Among my collections of, well, almost everything, are these early "graphic novels," Classics Illustrated. They are abridged versions of books by well-known authors such as Alexandre Dumas, Robert Louis Stevenson, Victor Hugo, Jules Verne, H.G.Wells, Nathaniel Hawthorne, James Fenimore Cooper, and Winston Churchill. There is even a Shakespeare play, Macbeth, and Homer's epic poem Iliad! Macbeth is in the bard's own words, but must be pretty edited, as all of these "comics" are 48 pages and of course, heavily illustrated. Included in the group above, top left, is Issue No.1, The Three Musketeers.
The copyrights on these issues date from 1943 through 1948, but oddly enough, they might actually date "only" to the early 1950s. In doing some research on them, it seems that since they are only 48 pages, have painted covers (as opposed to colorized line drawings) and have a cover price of 15 cents, these are all technically reprints. I don't understand why the copyright pages don't reflect the reprint data, there is no mention of a second/third printing; nothing but the original copyright date. Perhaps the information I sourced online is wrong, but I found the same information on two different sites.
My collection numbers forty, out of 167 titled issues, and I have both No.1 (mentioned above) and the final title, No. 167, Faust by Johann Wolfgang von Goethe. I visited Goethe's birthplace in Frankfurt, Germany in 1975, once again illustrating my multiple connections to my multiple collections, lol.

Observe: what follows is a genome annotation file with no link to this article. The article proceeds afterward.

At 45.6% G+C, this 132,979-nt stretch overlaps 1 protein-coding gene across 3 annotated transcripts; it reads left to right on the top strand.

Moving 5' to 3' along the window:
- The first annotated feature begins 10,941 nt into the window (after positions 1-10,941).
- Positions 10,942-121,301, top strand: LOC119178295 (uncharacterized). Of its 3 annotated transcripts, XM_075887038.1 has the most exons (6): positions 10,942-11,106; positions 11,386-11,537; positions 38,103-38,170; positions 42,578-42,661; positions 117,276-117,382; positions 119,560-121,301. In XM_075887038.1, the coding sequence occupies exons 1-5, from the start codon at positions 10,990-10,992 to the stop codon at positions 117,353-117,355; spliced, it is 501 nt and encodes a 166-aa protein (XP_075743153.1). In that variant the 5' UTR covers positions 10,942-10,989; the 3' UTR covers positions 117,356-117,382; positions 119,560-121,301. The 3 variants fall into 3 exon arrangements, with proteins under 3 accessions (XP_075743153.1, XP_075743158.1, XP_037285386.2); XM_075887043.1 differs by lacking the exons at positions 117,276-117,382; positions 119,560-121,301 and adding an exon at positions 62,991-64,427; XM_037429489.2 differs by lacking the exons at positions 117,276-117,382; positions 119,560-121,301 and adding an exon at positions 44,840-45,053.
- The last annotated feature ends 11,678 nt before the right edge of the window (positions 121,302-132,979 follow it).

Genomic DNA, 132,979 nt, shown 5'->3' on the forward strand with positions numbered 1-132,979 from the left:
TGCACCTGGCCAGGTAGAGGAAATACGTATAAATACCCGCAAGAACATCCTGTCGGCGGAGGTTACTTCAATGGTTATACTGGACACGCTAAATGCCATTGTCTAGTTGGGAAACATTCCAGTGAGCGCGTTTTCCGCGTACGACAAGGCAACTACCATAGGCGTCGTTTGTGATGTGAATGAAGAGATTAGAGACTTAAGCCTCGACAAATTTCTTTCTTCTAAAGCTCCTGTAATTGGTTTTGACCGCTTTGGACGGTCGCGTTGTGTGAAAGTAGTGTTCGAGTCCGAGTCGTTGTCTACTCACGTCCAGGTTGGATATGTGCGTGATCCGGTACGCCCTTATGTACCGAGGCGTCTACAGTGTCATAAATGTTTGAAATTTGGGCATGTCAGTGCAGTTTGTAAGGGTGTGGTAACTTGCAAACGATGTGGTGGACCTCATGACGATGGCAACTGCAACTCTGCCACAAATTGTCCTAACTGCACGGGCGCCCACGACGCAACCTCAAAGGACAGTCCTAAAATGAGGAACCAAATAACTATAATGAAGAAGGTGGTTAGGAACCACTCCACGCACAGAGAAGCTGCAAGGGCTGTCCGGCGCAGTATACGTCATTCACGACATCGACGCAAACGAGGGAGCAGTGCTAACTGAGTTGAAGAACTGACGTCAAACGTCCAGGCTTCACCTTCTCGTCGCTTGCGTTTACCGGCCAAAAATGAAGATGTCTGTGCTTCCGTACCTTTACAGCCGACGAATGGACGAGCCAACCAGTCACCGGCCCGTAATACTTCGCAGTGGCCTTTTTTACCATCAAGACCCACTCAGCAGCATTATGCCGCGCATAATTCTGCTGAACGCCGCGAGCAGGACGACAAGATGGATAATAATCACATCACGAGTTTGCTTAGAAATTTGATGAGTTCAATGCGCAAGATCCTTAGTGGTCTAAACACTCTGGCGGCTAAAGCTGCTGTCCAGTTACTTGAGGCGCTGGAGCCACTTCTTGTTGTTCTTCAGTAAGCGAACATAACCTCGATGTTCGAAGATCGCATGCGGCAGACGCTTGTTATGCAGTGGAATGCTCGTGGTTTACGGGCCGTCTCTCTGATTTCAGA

• For the Wiki on these Classic Illustrateds, click here.
• For the first post of my vintage comic books, click here.
In the first row above, notice both issues are labeled No. 52. Jules Verne's The First Men on the Moon was actually published in London, instead of New York, and printed in Sweden. The trim size is slightly smaller as well. I'm not positive, but I think my Dad probably bought these magazines at PXs around the world, while he was in the Navy, which would account for the european publisher.
Bottom right in this last group, is Shakespeare's Macbeth, and The Crisis, by Winston Churchill—in a comic book, lol!
Update: For my loyal reader, AP, who commented that With Fire and Sword by Henryk Sienkeiwicz was his favorite Classics Illustrated. I just happened to have a copy!